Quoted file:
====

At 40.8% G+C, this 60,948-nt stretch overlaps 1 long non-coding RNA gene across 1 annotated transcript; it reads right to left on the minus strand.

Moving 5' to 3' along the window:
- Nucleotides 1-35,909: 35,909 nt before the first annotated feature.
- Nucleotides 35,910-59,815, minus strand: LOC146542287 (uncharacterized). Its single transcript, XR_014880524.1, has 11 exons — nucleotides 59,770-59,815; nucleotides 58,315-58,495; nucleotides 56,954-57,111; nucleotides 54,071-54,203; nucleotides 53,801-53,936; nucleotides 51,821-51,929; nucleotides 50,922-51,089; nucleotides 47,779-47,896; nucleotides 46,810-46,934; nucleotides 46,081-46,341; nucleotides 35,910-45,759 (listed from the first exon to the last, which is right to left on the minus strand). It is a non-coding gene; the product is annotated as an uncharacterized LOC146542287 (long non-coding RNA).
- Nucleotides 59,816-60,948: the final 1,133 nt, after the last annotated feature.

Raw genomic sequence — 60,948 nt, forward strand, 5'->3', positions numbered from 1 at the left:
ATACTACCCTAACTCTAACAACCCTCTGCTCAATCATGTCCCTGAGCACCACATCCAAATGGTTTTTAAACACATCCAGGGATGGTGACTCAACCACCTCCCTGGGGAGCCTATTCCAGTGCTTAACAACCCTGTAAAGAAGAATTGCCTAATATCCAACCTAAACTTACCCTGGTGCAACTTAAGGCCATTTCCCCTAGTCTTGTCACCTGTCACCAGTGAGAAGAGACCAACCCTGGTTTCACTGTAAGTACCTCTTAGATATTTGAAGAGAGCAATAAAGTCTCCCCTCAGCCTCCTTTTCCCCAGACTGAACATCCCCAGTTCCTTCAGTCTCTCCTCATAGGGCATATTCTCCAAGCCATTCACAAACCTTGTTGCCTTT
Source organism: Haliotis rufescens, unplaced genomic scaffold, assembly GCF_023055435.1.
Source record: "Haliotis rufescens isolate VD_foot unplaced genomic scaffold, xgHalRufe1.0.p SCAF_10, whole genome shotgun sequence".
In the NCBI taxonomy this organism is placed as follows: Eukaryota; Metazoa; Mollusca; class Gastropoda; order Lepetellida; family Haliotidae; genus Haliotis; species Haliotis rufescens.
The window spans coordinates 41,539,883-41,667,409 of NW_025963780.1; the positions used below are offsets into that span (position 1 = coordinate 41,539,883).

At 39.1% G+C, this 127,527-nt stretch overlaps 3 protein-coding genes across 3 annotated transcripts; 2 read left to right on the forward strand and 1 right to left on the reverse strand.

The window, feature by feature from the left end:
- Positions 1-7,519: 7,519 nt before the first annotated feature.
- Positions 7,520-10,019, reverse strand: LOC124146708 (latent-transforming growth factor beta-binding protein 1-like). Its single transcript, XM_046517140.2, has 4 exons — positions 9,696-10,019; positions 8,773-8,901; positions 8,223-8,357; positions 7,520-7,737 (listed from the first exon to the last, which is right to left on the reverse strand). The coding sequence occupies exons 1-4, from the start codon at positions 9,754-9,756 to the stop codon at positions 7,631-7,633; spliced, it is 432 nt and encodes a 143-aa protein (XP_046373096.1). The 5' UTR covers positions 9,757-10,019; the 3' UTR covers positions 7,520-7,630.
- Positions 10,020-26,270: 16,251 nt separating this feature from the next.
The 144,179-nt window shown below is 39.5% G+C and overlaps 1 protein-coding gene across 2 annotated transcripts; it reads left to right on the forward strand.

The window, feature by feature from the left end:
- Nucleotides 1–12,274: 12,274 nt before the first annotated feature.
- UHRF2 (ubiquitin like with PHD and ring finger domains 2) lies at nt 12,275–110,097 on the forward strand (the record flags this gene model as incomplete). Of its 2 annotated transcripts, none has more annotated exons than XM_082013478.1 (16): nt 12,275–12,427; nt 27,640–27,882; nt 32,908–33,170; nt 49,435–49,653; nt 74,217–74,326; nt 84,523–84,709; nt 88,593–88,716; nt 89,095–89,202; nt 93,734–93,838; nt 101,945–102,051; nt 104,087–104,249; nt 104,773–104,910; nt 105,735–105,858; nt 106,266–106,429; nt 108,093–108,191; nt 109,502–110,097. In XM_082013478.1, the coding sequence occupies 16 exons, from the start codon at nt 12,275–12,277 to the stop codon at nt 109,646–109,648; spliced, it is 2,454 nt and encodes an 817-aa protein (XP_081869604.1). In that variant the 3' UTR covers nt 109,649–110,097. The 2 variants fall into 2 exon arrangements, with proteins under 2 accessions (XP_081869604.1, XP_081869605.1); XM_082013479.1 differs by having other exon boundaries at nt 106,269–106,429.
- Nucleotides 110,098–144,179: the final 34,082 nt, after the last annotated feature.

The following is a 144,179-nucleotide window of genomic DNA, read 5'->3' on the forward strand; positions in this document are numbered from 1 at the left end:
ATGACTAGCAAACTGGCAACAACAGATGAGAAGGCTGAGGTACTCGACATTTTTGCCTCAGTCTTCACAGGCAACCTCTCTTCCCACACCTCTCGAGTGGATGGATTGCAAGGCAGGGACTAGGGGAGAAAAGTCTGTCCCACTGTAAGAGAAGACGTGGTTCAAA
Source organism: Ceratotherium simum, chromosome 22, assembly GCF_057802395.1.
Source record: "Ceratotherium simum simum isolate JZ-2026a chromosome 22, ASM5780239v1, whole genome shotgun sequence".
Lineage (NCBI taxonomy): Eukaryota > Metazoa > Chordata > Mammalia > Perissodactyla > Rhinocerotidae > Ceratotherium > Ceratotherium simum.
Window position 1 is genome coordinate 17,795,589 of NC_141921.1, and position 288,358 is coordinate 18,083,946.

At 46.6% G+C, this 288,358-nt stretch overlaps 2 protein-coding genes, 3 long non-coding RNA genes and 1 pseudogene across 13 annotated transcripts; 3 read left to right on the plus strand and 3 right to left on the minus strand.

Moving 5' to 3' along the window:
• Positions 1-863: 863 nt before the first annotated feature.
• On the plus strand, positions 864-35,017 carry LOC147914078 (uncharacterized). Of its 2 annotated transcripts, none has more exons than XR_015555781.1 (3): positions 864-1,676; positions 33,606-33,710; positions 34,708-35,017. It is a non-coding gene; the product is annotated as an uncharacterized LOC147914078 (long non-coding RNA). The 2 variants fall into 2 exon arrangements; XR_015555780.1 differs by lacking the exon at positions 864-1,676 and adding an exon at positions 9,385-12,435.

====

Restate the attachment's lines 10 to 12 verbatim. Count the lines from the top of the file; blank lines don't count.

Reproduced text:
In the NCBI taxonomy this organism is placed as follows: Eukaryota; Metazoa; Mollusca; class Gastropoda; order Lepetellida; family Haliotidae; genus Haliotis; species Haliotis rufescens.
The window spans coordinates 41,539,883-41,667,409 of NW_025963780.1; the positions used below are offsets into that span (position 1 = coordinate 41,539,883).

At 39.1% G+C, this 127,527-nt stretch overlaps 3 protein-coding genes across 3 annotated transcripts; 2 read left to right on the forward strand and 1 right to left on the reverse strand.